Housing affordability remains a challenge in Knoxville
Home sales, prices, and inventory are up in the Knoxville metro area, but fewer people are able to afford what's out there.
Can you afford to buy a house right now? A lot of people would say no.
Modeled after the National Association of REALTOR’S Housing Affordability and Supply Report, a new analysis by East Tennessee REALTORS shows Knox County’s housing crunch is most severe for low- and moderate-income homebuyers, driven by an acute shortage of less expensive homes.
In other words, even at existing inventory levels (which are historically low), housing affordability would be greatly improved if the price distribution of available homes was more balanced.
In its latest Market Pulse report, East Tennessee REALTORS explains that Knox County homebuyers earning $75,000 annually can currently afford to buy 12.5 percent of active listings compared to 60.6 percent of active listings in a balanced market. Those earning the median household income ($64,894 as of 2021) can currently afford to buy 7.0 percent of the available inventory.
As of June 2023, no income bracket met or exceeded the balance market affordability threshold – yet another indication of the affordability challenges across income groups.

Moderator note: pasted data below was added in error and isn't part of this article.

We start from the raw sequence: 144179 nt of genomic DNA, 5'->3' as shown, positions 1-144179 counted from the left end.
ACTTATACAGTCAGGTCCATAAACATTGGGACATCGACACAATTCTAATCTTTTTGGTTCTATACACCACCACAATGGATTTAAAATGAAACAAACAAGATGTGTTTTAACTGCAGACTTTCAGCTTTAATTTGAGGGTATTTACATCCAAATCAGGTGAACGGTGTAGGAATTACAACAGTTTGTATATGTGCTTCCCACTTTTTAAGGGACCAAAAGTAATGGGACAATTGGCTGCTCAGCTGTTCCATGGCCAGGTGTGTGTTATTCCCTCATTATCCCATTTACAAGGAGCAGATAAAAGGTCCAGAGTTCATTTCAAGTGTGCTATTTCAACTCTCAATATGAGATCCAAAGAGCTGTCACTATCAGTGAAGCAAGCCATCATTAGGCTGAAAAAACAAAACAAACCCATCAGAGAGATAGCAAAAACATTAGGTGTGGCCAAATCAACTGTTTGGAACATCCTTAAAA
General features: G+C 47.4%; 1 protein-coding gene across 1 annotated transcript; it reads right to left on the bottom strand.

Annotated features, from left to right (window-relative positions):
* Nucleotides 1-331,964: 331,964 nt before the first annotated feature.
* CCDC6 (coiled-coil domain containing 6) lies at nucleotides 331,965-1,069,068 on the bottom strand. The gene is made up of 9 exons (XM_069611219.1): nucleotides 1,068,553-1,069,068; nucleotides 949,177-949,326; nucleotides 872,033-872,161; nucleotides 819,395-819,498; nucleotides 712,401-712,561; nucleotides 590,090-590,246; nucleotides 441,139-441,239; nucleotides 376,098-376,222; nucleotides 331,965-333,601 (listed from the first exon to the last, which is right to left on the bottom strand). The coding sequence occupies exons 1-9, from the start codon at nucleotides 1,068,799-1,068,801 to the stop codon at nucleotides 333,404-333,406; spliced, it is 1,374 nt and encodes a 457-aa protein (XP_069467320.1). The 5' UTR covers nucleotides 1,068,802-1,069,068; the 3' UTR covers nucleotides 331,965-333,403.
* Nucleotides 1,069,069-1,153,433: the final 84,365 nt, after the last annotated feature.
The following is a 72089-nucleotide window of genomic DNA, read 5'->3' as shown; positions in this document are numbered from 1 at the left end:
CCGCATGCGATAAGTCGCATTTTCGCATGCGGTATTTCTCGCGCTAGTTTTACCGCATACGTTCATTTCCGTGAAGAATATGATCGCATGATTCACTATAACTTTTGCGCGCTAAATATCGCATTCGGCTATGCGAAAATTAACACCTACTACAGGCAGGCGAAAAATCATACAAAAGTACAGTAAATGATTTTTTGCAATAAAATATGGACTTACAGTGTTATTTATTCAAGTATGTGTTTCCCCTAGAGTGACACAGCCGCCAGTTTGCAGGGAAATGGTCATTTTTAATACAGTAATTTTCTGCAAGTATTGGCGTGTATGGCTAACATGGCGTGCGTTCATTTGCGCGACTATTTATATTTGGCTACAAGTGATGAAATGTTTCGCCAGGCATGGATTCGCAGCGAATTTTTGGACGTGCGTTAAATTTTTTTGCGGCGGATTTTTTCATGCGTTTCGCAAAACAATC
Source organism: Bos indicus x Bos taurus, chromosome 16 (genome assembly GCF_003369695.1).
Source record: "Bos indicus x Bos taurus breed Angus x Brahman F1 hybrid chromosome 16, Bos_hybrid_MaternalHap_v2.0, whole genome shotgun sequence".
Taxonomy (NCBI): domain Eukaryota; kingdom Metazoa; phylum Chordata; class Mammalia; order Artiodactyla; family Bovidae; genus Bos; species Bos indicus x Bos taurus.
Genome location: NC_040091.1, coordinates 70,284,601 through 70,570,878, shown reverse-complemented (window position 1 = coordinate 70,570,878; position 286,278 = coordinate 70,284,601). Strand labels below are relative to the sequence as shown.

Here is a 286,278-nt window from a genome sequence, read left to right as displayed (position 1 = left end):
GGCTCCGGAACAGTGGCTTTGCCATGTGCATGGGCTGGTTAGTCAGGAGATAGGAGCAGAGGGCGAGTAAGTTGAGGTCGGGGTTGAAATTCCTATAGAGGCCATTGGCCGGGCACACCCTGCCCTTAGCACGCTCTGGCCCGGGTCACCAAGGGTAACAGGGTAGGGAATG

In sum, Knox County has the largest shortage of homes in the price range that middle-income households can afford to buy – a trend that limits upward economic mobility for many long-time residents in addition to hampering the region’s ability to attract and retain workforce talent.
Other data points of note regarding the Knoxville and Knox County real estate market include:
- East Tennessee home sales increased in May — up 12.2 percent from the previous month but still down 10.2 percent from a year ago. Home sales are down 16.5 percent year-to-date.
- The median home sales price was $335,000 in May — up 0.9 percent from the previous year.
- Apartment rents in Knoxville were up 9.2 percent from the previous year in May 2023, compared to 2.3 percent growth nationally.
- Total housing inventory continued to increase – up approximately 20 percent from a year ago but still around 60 percent below pre-pandemic levels.
- Half of the homes sold were under contract in 8 days or less, down from 9 days in the previous month.
- 32 percent of homes sold for more than the asking price, up from 30 percent the previous month, with 16 percent selling for at least $10,000 over asking and 6 percent selling for at least $25,000 over asking.
- New construction represented 12 percent of total home sales.
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